Last updated: 19 October 2018
Hein Jamboers was diagnosed with melanoma in 2009.
He had surgery but the tumour returned; he was told he had three months to live. Hein visited other hospitals for a second opinion, but all agreed that there was nothing that could be done.
Hein started investigating treatment options himself and came across the story of a Belgian woman who had been treated with an experimental medicine; one that hadn't yet been approved in Europe.
He tracked her down, spoke to her physician, and was referred to another hospital, the Dutch Cancer Institute (NKI). He was eventually treated with the same medicine as the Belgian patient, but it had no effect on him.
Thankfully, Hein was later invited to be one of the first three patients in The Netherlands to undergo a brand new medicine – still in its early stages of development. This medicine would harvest his immune cells, culture them outside his body and then inject them back in larger numbers. At first, the side effects were severe, and he was transferred to intensive care. Miraculously however, the treatment was successful – the tumours shrank and Hein was declared cancer free six months later.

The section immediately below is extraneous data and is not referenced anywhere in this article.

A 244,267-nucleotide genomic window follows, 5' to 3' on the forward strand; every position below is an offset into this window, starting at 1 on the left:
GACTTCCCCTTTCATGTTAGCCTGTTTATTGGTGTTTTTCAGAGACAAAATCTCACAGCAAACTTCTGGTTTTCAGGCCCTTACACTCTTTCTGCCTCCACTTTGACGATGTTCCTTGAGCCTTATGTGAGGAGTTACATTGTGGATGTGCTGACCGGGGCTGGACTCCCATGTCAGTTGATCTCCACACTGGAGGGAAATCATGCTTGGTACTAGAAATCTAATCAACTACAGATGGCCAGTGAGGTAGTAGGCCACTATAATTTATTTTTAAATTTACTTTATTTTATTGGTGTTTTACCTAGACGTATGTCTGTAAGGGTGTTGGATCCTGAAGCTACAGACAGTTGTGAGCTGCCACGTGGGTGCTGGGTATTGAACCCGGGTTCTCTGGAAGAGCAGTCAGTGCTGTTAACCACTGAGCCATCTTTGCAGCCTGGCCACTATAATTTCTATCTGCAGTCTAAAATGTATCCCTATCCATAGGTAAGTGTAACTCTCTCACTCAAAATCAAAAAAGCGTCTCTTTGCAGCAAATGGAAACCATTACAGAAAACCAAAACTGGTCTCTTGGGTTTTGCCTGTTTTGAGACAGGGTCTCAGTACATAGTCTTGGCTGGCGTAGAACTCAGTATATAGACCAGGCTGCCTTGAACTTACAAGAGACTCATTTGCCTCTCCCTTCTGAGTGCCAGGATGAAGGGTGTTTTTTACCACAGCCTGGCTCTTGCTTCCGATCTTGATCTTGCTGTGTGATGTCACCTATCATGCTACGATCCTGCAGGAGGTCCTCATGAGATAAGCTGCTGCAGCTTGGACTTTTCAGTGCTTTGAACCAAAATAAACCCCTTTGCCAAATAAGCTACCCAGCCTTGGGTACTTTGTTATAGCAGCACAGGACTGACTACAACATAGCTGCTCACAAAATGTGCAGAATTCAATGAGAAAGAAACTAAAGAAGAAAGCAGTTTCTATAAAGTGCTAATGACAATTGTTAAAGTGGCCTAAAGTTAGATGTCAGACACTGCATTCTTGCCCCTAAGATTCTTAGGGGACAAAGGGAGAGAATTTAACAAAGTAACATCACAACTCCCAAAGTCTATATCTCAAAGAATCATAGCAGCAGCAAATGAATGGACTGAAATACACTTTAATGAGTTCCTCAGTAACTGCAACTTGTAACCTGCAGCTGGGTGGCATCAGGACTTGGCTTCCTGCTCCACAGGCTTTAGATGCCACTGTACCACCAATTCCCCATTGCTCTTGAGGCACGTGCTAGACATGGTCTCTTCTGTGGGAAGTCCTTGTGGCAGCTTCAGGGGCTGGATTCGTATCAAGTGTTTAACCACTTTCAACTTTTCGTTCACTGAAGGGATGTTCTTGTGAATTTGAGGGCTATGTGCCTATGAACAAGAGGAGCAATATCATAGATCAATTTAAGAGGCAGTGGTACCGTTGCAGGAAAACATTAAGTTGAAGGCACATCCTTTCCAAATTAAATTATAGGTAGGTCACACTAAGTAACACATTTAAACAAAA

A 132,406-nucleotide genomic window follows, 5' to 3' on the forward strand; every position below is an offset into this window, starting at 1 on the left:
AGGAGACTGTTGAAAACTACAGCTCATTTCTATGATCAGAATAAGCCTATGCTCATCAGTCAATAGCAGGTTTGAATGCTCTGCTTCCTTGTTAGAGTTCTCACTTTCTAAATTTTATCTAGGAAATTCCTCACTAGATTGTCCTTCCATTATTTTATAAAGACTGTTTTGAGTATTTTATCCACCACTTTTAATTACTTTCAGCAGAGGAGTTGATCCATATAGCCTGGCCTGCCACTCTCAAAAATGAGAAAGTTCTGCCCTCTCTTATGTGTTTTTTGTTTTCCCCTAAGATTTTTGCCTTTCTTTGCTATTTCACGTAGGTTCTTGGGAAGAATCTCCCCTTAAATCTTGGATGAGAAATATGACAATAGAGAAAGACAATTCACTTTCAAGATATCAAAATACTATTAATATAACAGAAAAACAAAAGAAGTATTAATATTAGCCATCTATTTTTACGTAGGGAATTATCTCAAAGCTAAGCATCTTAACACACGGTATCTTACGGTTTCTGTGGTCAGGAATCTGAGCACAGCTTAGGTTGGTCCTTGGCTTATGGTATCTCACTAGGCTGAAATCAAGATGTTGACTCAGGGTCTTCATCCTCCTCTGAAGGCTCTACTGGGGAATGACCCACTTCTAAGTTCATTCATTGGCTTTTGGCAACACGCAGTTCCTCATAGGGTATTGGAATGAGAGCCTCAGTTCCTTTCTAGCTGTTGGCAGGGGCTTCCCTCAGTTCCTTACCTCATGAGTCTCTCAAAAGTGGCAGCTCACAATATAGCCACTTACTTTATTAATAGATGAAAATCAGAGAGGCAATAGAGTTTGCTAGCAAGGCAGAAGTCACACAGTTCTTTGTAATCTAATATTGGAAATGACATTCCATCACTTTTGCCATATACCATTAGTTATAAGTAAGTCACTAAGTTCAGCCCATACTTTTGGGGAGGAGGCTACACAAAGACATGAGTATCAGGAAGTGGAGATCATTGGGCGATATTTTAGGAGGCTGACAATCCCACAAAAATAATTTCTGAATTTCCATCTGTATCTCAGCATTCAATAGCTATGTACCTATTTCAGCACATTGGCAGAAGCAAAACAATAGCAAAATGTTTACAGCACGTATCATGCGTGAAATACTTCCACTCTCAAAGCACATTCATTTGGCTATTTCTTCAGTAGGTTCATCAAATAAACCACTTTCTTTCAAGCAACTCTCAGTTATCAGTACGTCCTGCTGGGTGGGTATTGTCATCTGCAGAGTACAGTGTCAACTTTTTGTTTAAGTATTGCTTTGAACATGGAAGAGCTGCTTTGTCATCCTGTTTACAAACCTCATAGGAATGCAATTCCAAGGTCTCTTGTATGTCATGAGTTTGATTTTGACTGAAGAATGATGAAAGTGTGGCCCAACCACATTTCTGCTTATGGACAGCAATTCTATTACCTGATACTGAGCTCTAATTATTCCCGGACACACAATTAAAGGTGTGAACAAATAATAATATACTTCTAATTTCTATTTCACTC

Hein has since become an advocate for melanoma patients, sharing his story in the Netherlands, overseas, and to anyone who will listen. Whilst many physicians worry about where to refer people, Hein is not. "I know how hard it is if you can't find information and so I'm happy to tell my story whenever I can. I was told I only had 3 months to live. That was in 2011. I'm still here and enjoying life to its fullest every day."